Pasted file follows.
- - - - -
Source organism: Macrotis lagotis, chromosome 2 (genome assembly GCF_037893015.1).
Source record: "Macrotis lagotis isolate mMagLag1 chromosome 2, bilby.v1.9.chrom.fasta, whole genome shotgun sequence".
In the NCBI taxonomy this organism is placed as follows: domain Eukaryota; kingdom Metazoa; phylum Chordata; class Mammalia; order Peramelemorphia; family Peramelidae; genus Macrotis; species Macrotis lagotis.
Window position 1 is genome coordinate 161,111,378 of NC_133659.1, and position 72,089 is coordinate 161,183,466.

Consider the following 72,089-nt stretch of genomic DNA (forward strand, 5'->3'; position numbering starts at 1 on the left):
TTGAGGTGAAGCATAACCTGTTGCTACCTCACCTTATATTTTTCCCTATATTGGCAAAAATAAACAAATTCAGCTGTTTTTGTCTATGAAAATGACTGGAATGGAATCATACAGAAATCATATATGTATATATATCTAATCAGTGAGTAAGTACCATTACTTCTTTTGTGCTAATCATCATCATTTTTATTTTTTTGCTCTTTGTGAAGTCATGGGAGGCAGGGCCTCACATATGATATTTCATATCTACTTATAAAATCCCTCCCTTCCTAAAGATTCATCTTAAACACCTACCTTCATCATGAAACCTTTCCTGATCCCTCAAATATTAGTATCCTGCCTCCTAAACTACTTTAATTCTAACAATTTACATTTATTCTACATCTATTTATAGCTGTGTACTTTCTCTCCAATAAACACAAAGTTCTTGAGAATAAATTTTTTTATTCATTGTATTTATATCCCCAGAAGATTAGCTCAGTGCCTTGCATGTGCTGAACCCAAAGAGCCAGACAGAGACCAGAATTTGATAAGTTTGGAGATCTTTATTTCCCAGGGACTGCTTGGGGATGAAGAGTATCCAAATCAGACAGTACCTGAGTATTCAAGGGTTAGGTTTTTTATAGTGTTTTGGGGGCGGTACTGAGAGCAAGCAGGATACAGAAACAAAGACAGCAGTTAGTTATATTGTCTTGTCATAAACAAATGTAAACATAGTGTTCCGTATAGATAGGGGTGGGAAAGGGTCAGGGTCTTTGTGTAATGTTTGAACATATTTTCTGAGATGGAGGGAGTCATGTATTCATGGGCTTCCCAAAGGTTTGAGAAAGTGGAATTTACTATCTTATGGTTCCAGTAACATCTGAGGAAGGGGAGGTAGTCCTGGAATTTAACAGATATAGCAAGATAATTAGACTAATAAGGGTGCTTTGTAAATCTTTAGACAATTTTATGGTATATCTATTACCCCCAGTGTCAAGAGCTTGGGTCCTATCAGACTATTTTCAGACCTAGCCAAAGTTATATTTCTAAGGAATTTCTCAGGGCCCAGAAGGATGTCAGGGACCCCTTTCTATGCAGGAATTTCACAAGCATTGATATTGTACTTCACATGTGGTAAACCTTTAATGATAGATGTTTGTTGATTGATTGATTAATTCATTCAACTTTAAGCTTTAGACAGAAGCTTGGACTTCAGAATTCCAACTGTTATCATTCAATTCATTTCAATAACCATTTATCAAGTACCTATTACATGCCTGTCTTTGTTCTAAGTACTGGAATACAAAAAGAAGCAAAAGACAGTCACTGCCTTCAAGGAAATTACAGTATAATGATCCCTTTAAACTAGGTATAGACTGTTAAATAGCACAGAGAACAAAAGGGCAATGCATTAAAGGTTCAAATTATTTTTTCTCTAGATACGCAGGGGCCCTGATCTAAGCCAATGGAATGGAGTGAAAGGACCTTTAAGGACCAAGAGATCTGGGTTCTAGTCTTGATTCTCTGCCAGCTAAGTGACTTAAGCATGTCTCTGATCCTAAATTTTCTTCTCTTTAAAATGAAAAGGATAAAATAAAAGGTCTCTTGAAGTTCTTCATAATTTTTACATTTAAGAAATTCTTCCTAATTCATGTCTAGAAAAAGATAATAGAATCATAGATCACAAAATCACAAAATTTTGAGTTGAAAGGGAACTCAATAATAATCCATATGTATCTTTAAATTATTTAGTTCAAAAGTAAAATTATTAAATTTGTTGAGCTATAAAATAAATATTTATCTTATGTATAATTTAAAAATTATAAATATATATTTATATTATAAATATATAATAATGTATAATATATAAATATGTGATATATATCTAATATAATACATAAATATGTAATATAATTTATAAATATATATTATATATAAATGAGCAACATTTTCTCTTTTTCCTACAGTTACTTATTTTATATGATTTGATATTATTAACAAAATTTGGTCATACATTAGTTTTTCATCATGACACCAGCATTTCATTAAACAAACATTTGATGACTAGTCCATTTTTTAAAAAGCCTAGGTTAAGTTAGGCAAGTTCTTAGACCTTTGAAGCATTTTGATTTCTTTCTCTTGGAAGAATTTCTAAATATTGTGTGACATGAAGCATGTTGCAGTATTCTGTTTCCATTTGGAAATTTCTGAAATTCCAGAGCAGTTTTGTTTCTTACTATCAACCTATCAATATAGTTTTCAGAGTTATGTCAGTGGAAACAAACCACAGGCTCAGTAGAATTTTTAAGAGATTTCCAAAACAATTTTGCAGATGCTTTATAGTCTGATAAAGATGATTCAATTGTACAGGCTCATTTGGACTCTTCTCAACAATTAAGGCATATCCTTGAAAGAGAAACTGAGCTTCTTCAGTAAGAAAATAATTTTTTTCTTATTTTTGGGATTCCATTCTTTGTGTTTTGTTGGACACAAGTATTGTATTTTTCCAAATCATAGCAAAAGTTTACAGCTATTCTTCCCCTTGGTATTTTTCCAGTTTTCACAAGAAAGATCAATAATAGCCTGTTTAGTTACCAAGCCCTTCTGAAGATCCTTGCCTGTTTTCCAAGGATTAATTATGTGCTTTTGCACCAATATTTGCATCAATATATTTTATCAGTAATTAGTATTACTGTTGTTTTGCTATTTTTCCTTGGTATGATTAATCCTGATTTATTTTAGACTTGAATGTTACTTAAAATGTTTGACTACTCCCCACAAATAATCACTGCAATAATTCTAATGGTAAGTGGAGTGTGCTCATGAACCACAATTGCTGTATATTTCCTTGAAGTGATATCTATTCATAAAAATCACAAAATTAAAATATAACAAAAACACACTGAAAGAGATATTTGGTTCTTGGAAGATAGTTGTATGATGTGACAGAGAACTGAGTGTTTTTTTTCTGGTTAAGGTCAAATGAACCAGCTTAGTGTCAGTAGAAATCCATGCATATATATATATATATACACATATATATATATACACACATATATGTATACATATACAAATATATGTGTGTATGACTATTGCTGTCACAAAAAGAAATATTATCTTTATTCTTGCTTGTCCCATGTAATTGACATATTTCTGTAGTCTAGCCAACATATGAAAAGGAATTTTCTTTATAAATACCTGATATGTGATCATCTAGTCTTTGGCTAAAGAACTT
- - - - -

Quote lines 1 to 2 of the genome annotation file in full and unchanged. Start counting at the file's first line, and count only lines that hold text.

Source organism: Macrotis lagotis, chromosome 2 (genome assembly GCF_037893015.1).
Source record: "Macrotis lagotis isolate mMagLag1 chromosome 2, bilby.v1.9.chrom.fasta, whole genome shotgun sequence".